Watch Michael Fassbender, Brad Pitt and Javier Bardem in new thriller based on Cormac McCarthy's debut screenplayThe first teaser trailer for highly anticipated Ridley Scott thriller The Counselor, based on novelist Cormac McCarthy's debut screenplay and featuring a stellar cast, has hit the web.The
story of a lawyer (Michael Fassbender) who

gets in over his head when he foolishly dabbles in the drug-trafficking trade, the film also stars Brad Pitt, Javier Bardem, Cameron Diaz and Penélope Cruz.
If Bardem's presence has you recalling his Oscar-winning turn in the Coen brothers' No Country for Old Men, itself based on a McCarthy novel, the teaser's ominous tone only adds to the sense that The Counselor might be a spiritual sequel.That
El Paso road sign suggests the action plays out once again on the Tex-Mex border badlands, and the Spanish actor even sports a bizarre hairdo to match his 70s mullet from the Coens' film. This time around, he's playing a wealthy acquaintance of Fassbender's character, and that spiky black mop is certainly a look that screams playboy. Pitt, meanwhile, portrays a thug who brokers the central drug deal. Diaz plays Bardem's lover, while the latter's real-life wife, Cruz, plays Fassbender's squeeze.McCarthy's
Pulitzer-winning novel The Road was also adapted by Hollywood for a 2009 John Hillcoat film starring Viggo Mortensen and Kodi Smit-McPhee as a

father and son negotiating their way through a post-apocalyptic wasteland. No Country for Old Men is said to have begun life as a screenplay, though the film that hit cinemas in 2007 was

based on the Coens' own adapted script.The Counselor is out on 25 October in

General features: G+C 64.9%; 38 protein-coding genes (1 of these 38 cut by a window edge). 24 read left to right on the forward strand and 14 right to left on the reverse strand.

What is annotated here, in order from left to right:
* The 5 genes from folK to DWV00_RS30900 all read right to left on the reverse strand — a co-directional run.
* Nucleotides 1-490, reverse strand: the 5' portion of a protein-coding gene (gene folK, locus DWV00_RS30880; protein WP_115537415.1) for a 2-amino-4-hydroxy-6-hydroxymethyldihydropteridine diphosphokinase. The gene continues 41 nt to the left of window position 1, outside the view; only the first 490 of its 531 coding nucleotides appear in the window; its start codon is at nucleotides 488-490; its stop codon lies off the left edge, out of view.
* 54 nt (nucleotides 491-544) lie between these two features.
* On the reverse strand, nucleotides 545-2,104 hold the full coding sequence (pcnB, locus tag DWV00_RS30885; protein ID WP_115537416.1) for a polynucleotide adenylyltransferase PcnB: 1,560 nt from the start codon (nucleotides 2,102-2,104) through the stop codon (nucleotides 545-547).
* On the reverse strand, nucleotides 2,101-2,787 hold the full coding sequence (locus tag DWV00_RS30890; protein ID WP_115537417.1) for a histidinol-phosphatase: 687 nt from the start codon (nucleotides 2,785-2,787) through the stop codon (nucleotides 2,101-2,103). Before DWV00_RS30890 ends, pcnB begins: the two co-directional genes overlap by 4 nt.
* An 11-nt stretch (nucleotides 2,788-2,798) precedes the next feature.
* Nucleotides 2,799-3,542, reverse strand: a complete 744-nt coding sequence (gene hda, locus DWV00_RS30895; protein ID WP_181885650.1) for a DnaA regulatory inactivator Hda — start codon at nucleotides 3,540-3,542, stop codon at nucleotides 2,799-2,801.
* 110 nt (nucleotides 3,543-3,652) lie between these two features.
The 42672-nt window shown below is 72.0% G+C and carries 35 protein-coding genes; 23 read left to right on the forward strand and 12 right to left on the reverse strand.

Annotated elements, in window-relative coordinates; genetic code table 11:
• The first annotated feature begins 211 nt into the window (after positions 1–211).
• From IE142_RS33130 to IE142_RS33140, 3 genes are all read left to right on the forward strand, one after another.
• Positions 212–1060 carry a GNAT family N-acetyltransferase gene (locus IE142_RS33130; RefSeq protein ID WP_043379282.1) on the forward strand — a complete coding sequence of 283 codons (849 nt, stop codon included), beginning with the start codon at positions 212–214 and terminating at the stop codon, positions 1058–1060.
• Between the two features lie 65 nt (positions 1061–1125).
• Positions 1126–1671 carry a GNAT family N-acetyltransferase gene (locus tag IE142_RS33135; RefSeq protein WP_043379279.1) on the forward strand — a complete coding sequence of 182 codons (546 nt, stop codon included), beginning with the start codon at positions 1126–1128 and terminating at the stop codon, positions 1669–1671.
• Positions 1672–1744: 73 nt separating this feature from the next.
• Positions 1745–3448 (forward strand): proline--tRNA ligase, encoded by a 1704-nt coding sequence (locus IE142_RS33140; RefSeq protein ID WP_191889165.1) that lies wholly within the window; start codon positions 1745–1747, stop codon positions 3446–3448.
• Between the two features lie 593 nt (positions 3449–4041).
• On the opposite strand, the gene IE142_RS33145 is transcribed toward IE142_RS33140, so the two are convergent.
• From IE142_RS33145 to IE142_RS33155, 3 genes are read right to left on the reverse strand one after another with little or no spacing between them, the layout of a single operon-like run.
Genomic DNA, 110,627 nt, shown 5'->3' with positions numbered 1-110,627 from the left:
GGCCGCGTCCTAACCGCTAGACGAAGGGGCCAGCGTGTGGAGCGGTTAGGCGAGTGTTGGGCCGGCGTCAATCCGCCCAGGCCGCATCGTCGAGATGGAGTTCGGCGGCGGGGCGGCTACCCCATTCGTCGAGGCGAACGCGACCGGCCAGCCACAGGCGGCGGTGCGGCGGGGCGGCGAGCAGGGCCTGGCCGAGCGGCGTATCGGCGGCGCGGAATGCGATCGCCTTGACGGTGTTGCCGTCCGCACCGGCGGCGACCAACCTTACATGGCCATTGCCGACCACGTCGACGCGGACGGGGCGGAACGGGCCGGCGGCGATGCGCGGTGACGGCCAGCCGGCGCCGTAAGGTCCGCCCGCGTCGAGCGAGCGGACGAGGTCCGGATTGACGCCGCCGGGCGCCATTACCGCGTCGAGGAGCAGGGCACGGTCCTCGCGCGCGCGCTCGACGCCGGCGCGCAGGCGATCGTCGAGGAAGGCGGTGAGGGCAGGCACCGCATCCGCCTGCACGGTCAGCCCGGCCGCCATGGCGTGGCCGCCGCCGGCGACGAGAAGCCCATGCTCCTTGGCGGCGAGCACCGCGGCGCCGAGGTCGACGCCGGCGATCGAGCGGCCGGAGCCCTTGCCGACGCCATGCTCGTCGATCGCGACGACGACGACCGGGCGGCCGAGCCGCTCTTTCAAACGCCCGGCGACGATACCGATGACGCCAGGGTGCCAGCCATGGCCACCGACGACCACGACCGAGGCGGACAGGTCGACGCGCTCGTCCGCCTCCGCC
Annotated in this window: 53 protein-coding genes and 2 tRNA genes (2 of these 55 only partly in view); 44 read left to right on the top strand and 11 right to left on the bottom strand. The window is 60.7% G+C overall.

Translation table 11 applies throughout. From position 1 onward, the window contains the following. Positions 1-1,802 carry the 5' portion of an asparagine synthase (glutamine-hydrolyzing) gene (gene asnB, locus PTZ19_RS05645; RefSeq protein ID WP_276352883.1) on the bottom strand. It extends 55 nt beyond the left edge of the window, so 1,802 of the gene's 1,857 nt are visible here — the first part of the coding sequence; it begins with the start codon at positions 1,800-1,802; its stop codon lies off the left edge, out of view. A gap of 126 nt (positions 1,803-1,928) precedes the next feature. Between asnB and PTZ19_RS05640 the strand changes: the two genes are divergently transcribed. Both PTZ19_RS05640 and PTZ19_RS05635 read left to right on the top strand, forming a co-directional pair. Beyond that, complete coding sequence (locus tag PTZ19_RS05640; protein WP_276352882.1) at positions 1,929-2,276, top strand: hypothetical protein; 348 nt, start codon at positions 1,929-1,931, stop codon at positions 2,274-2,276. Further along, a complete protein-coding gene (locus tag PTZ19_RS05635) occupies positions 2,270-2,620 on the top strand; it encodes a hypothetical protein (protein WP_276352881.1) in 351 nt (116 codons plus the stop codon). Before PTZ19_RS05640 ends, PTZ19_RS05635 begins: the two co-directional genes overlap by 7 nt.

the US, with Australia due to follow on 14 November and the UK on 15 November.Ridley ScottFilm adaptationsBrad PittMichael FassbenderJavier BardemPenélope CruzCameron DiazThrillerCormac McCarthyBen Childguardian.co.uk © 2013 Guardian News and Media Limited or its affiliated companies.
All rights reserved. | Use of this content is subject to our Terms & Conditions | More Feeds James UtterbackA look at James Gandolfini’s movies shows there was much more to him

than Tony Soprano.    
There's been a lot written lately on the tragedy of long-term unemployment.
Thanks to the lingering effects of the recession, there are still 4.7 million Americans who have been out of work for at least 27 weeks. And, increasingly, they're becoming unemployable.
Read full article >>     The big idea: Can a for-profit big-game farm in South Africa be the answer to saving the endangered African black rhino? The scenario: In 2011, the

black rhino was close to extinction.
Poaching rhino for the black-market sale of their horns was the primary cause of a precipitous population decline.
At the time, rhino horns could command up to $60,000 a kilogram on the black market.
Read full article >> The victory at Sandy, Utah, was not pretty, but the United States stayed in first place in its World Cup qualifying group.